Dealing with the death of someone close to our heart is one of life’s most difficult burdens to overcome. But Abigail Choiniere, 17, a senior at Warwick Veterans High School, has turned the pain of losing her stepsister to cancer into something positive, as she plans to study pediatric oncology in college.
She’s also collecting toys to benefit The Tomorrow Fund, a non-profit organization founded in 1985 by doctors, child life specialists and parents of children with cancer to ease the financial and emotional challenges of cancer. Choiniere became an active member of the Fund this summer at a group event, where she got the opportunity to network with people and do what she enjoys most: help sick children.
She aims to collect as many small toys as possible for children undergoing treatment. Toys include but are not limited to: card games, Soduku puzzles, crossword puzzles and board games.
She said she selected theses types of toys for two reasons: they encourage the family to get together and enjoy one another instead of focusing on cancer, and they can help occupy children and parents during procedures.
Her former mentor, Kathleen Connolly, development director for the Tomorrow Fund, suggested the theme for the drive, and it “hit home” for Choiniere, as games brought her a sense of peace when her stepsister, Amy, who passed away at the untimely age of 12, was sick.
At the time, Abigail was 9.
“We loved board games – she loved monopoly,” said Abigail. “We would sit and play, and she’d love it.”
Connolly also encourages Abigail to attend and volunteer at Tomorrow Fund events, including the 11th annual Tomorrow Fund Stroll, which will take place at the Garden City Center April 28. But because the mentor block was established last year, Abigail and Connolly must solely communicate on the phone and via email for the remainder of the project.
While the new rules presented a few issues, as Abigail can no longer visit the clinic and Connolly can’t sit with Abigail or the 15 other students she mentors from throughout the state to watch informational videos and discuss other important topics, they are not letting it impact the project.
“She’s very energetic and committed to our cause,” Connolly said of Abigail. “She understands probably more than most people because of her personal experience.”
Before students were stopped from visiting with their mentors, Connolly was able to introduce Abigail to a few children along the way at The Tomorrow Fund Cancer Clinic, located within Hasbro Children’s Hospital in Providence. It is part of the Rhode Island Hospital Campus.
“One little girl wasn’t sure where to draw on a quilt, and I helped her pick a place and draw a cat,” said Abigail. “It was moving to see because she was telling me how much she loved her cat. She said her cat made her happy.”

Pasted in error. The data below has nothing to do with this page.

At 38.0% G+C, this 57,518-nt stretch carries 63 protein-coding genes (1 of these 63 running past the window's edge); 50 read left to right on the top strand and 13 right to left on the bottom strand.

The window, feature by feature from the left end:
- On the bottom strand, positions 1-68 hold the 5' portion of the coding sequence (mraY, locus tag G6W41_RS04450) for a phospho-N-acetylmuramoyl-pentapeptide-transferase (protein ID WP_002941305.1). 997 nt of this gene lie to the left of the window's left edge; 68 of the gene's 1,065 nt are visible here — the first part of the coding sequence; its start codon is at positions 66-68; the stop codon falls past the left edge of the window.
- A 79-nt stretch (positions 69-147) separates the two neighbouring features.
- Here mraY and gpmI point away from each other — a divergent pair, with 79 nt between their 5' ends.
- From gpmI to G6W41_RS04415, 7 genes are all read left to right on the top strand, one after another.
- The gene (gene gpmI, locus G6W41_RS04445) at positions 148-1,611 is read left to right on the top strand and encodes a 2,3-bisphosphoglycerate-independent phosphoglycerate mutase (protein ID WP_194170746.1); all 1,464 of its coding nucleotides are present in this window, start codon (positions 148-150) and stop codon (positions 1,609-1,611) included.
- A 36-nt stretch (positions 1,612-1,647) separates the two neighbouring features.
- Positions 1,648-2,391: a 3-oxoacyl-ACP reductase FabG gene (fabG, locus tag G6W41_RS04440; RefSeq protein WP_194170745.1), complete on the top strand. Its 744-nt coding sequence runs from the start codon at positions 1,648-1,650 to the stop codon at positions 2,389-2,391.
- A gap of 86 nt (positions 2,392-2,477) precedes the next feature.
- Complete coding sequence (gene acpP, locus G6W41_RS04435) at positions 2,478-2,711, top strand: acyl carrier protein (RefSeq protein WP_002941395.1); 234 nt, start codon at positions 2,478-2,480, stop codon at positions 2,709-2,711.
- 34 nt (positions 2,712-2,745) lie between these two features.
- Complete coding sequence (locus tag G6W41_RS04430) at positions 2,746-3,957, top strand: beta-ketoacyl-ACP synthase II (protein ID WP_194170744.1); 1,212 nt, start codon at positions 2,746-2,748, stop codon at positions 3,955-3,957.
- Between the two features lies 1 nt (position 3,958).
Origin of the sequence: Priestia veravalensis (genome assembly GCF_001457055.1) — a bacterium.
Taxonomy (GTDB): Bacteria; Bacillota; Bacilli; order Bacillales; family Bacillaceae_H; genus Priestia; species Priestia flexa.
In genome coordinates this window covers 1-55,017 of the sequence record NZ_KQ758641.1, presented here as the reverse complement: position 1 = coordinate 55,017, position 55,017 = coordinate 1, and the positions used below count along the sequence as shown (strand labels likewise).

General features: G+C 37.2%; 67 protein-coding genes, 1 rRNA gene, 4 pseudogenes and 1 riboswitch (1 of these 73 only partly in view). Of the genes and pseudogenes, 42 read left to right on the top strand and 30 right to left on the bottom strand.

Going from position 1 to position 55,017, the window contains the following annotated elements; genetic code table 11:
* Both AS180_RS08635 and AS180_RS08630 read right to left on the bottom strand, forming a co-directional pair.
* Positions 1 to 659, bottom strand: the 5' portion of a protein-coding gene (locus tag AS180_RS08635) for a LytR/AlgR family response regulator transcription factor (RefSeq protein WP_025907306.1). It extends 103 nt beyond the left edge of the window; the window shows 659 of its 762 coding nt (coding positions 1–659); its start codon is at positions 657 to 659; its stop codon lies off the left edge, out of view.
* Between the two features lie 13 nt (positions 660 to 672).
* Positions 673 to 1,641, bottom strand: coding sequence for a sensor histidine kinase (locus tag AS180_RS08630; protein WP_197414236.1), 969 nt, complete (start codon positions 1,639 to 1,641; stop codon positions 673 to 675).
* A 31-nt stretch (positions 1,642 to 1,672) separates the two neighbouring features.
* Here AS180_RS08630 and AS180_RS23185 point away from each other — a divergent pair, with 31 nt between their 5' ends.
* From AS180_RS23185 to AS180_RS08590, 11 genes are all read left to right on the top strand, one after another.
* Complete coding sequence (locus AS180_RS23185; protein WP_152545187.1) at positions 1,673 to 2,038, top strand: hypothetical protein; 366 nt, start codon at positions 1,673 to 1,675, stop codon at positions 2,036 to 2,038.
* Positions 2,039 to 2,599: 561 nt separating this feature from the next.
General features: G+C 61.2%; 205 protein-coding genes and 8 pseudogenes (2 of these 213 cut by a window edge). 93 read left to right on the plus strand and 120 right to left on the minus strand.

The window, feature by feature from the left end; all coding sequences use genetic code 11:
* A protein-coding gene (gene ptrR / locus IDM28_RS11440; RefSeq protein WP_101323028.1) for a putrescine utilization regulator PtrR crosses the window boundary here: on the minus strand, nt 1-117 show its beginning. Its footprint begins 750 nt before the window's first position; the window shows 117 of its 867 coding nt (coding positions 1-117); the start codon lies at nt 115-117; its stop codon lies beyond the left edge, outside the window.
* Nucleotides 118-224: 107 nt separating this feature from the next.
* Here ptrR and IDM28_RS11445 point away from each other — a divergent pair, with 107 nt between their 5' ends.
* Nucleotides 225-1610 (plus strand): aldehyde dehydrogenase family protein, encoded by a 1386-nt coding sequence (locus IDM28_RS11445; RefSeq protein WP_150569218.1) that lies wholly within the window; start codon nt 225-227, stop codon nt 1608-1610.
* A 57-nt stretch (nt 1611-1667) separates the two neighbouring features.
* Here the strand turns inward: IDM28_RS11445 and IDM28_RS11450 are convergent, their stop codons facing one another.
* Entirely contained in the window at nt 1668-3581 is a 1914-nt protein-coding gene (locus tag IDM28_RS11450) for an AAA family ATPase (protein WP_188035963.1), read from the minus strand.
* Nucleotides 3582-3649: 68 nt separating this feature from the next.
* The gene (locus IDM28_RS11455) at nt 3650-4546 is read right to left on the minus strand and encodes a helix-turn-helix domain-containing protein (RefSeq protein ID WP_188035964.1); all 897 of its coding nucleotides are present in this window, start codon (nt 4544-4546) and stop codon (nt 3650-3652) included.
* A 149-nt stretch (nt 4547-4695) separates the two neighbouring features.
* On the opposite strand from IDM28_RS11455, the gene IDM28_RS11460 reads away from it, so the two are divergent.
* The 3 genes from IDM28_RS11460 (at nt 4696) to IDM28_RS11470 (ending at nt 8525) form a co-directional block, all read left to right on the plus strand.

For Abigail, being around children in this capacity is what makes her happy. While she misses Amy, Abigail said it helps her cope with the loss and motivates her to succeed.
“She’s been my inspiration through everything I’ve done,” said Abigail. “I want to be able to help people. I went through it with her, so I know the family side of it. I feel like I can have that connection with them more than most people would be able to.”
Sue Mello, Abigail’s mother, wasn’t surprised when she found out that Abigail decided to do the drive as her senior project. She praised her daughter’s efforts.
“She’s an amazing girl,” said Mello. “This is what she loves to do. She says, ‘If I can do it with Amy, I can do it with anybody.’ That’s what she tells me all the time. Taking care of people is what she’s going to do in life.”
Abigail, who works as a CNA at West Bay Retirement Living on West Shore Road, spends half the school week taking general education courses at Vets and the other half studying Health Occupations at the Warwick Area Career and Technical Center. She is also doing an internship at Kent Hospital through the Center for a few hours Tuesday through Friday.
The program and the internship are also teaching her a thing or two, as they are giving her hands-on experience working with patients. Also, in the first year-and-a half of the program, she earned a CNA license, a certification that comes in handy at Kent, as she often checks patients’ vital signs in the cardiology unit.
“They allow me to do the things I’ve been trained to,” Abigail said. “I love it. No matter what, you’re always moving. You’re not just sitting and relaxing.”
Abigail also recently participated in the nursing assistant portion of the SkillsUSA competition, a partnership of students, teachers and members of the industry who work together to ensure that America has a skilled workforce, and won first place among Rhode Island schools, and was 15th in the country.
These types of experiences are preparing her for college. She applied to the University of Rhode Island and Rhode Island College but has her heart set on RIC, as one of her former teachers is now employed there.
For now, she said the project is teaching her more about how children and their families cope with cancer on the health care side of the disease.
“When I become a nurse, I want to be able to make their day,” she said. “I feel this project is helping me achieve that.”
She’s also grateful for everything Connolly has done to guide her.
“She’s a great lady,” Abigail said. “She helped me a lot.”
Donations can be delivered to Allure Salon at 1171 Main Avenue. Mello owns and operates the salon. All donors will be given a special gift. For more information, call 935-5335. For more information about The Tomorrow Fund, visit www.tomorrowfund.org.